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An Arkansas education amendment group receives a $500k donation from a Walmart heir



Little Rock, Arkansas – A report states that Jim Walton, the heir to Walmart, gave $500,000 to an organization whose goal is to thwart an education amendment in Arkansas.

According to a May 15 ethics commission report, Walton made the donation on April 9, 2024.
The organization Walton gave to reported receiving $636,000 in donations in a single month, the bulk of which were purportedly from Walton. The report said that the majority of the $29,803.80 in total reported expenses were attributed to advertising.

The recipient organization was established on April 1, 2024, and is called Arkansans for Students and Educators. According to an organization statement that was submitted to the Arkansas Ethics Commission, the group was established “For the disqualification and/or defeat of The Arkansas Educational Rights Amendment of 2024.”

This particular proposal was put out by the organization For AR Kids, which is now collecting signatures in an effort to have the amendment on the ballot for 2024.

The Arkansas Public Policy Panel, the Arkansas Conference of the NAACP, the Arkansas Education Association, the Citizens First Congress, Stand Up Arkansas, and the Arkansas Retired Teachers Association are the coalition members of the For AR Kids Ballot Question Committee.

As to the documents submitted to Attorney General Tim Griffin’s office, the amendment’s ballot title was authorized on March 1, 2024.

The goal of the amendment is to “require identical academic standards and identical standards for accreditation, including assessments of students and schools based on such standards, for any school that receives State or local funds,” in addition to the following.

• The guarantee of voluntary universal access to pre-K for 3 and 4-year-olds, afterschool & summer programming, quality special education, and wrap-around services for children within 200% of the Federal Poverty Line.
• Establish the minimum quality standards ordered by the Arkansas Supreme Court in 2002 in its
Lakeview decision.

At a news conference on May 21, the organization announced that they would not be discouraged by the contribution and that they were halfway toward collecting the 90,000 signatures required to get the amendment on the ballot in November.

“We’ve seen some of the big dollars going into some of the opposition campaigns. We are definitely starting to emphasize fundraising a little bit more,” said Bill Kopsky with the AR Public Policy Panel.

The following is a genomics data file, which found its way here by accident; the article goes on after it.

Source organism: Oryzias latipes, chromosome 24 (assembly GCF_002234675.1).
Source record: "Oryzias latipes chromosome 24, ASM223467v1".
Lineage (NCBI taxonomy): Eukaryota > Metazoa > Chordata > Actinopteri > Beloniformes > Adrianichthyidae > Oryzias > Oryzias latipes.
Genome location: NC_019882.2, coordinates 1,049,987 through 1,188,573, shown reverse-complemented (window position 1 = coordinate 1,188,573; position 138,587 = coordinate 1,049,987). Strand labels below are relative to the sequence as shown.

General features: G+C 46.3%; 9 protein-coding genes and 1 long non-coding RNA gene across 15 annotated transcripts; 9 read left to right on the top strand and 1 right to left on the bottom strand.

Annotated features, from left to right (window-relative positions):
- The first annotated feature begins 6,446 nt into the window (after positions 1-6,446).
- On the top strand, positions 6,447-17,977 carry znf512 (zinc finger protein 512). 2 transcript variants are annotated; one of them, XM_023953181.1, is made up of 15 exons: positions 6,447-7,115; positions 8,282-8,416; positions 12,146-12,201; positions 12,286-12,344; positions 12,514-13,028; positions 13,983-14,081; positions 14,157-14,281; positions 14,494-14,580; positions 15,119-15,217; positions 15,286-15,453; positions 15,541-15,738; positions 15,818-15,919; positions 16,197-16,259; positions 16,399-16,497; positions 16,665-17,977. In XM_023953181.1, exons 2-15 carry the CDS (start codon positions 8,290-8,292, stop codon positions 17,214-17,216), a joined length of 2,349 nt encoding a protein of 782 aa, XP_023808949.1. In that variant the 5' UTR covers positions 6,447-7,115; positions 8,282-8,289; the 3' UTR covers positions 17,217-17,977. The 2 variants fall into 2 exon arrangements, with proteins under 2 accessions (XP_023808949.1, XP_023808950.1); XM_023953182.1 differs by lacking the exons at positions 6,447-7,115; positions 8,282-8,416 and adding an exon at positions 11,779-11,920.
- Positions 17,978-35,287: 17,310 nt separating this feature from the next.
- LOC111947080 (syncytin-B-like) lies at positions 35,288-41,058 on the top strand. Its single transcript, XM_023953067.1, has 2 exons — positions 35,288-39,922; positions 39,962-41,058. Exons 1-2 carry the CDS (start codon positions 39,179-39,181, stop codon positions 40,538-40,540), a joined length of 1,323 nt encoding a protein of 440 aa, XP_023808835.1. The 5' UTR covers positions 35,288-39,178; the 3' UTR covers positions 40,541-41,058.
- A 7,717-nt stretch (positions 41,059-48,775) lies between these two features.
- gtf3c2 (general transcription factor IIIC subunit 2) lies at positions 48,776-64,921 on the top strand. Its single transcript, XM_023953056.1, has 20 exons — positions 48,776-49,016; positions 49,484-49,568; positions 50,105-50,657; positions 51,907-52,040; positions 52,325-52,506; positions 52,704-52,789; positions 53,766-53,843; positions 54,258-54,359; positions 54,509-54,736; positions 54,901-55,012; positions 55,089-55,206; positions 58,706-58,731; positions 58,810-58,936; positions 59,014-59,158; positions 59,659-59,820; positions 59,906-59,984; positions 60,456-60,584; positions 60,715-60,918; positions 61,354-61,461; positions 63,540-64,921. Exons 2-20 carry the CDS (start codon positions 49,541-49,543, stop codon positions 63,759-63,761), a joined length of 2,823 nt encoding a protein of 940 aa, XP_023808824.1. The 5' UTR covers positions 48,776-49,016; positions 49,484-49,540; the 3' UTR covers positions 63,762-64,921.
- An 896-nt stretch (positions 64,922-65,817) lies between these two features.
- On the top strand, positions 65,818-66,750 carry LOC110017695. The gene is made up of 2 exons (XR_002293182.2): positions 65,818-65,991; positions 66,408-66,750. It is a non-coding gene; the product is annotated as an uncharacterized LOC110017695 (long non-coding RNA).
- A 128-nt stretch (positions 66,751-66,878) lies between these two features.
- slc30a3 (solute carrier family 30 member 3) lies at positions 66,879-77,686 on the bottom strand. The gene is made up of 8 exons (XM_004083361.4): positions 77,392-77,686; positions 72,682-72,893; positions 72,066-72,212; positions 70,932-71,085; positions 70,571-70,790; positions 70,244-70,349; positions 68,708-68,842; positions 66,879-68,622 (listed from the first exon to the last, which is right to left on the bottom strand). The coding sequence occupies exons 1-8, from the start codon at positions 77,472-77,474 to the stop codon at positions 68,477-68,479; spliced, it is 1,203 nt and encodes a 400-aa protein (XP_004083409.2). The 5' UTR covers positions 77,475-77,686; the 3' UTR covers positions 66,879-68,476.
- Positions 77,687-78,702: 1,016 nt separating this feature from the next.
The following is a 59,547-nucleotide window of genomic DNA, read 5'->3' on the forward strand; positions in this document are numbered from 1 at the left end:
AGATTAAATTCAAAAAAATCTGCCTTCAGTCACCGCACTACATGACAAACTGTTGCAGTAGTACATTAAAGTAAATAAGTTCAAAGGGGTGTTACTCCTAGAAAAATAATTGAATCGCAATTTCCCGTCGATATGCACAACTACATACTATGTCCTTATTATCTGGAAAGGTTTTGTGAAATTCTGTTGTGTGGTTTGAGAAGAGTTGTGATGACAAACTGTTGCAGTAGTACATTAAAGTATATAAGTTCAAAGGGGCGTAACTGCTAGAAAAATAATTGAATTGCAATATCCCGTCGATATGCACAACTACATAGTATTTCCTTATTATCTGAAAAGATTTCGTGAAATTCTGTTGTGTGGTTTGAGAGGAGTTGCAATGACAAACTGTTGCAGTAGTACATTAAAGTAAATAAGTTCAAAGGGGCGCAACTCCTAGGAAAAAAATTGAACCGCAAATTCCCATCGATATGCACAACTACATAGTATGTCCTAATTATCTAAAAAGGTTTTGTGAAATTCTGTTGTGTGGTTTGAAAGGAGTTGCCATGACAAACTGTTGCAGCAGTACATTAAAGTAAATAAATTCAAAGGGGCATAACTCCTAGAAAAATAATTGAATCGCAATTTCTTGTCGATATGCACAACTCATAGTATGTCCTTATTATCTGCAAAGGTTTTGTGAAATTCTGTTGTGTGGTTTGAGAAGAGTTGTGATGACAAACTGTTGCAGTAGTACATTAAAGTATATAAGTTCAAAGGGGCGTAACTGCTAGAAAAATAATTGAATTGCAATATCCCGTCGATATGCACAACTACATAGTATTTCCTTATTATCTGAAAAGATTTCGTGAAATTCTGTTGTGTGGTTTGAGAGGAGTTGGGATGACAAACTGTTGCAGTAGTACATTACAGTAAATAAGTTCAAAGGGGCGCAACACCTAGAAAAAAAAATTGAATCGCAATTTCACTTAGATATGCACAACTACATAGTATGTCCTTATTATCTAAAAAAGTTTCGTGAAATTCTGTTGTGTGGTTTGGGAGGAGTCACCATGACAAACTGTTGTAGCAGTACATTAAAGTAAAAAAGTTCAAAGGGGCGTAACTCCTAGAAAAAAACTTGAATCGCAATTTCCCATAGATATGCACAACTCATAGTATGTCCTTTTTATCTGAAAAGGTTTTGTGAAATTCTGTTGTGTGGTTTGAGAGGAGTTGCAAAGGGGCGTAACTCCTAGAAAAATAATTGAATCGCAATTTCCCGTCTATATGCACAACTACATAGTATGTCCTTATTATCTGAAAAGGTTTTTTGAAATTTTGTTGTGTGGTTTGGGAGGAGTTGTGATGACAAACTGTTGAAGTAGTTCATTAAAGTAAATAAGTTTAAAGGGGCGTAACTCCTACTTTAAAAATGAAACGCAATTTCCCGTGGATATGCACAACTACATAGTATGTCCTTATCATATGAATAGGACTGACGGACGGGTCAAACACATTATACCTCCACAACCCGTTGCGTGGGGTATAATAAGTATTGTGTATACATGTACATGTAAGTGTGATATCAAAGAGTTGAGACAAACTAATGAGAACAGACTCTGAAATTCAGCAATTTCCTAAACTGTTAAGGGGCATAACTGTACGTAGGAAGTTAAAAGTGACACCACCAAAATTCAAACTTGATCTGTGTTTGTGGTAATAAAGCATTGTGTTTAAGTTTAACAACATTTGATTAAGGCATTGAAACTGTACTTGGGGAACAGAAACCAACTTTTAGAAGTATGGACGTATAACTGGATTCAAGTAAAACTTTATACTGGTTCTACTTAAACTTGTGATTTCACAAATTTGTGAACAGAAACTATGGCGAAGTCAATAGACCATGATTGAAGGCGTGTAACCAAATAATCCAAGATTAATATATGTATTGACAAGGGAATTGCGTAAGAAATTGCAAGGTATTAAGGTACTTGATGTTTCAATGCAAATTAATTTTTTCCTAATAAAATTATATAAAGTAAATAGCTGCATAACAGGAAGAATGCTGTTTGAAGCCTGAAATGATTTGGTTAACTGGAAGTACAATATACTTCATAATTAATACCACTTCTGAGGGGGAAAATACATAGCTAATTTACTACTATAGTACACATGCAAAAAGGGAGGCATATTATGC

“With that big money that we’re seeing pouring into our opposition we’re starting to see an awful lot of misinformation being spread around the amendment and who we are as a coalition,” Kopsky said.

During the press conference, Daronda Elaine Williams of the Concerned Citizens of Prescott group discussed the donation.

“We are a grassroots coalition putting common sense education reform on the ballot for Arkansas voters to vote on.

We’ve been attacked by billionaires and millionaires with a big money campaign aimed to dismantle our public schools,” Williams said. “[Jim Walton] has been trying to destroy our public schools for years now. He’s invested a half million dollars preventing kids from getting the proven education support they need.”

“He’s invested a half million dollars into leaving the door open so lawmakers can water down our educational standards,” Williams continued. “He doesn’t have kids in our schools. He doesn’t live in our community.”
Williams added that Walton and others want to impose an “extremist agenda” on Arkansans until public schools were gone or “just a shell.”

Forbes reports that Walton, the youngest son of Walmart founder Sam Walton, has a net worth of $83 billion.
Additionally, Forbes reports that Jim and his sister Alice are “spearheading a program that will issue $300 million in bonds to help charter schools invest in facilities.”


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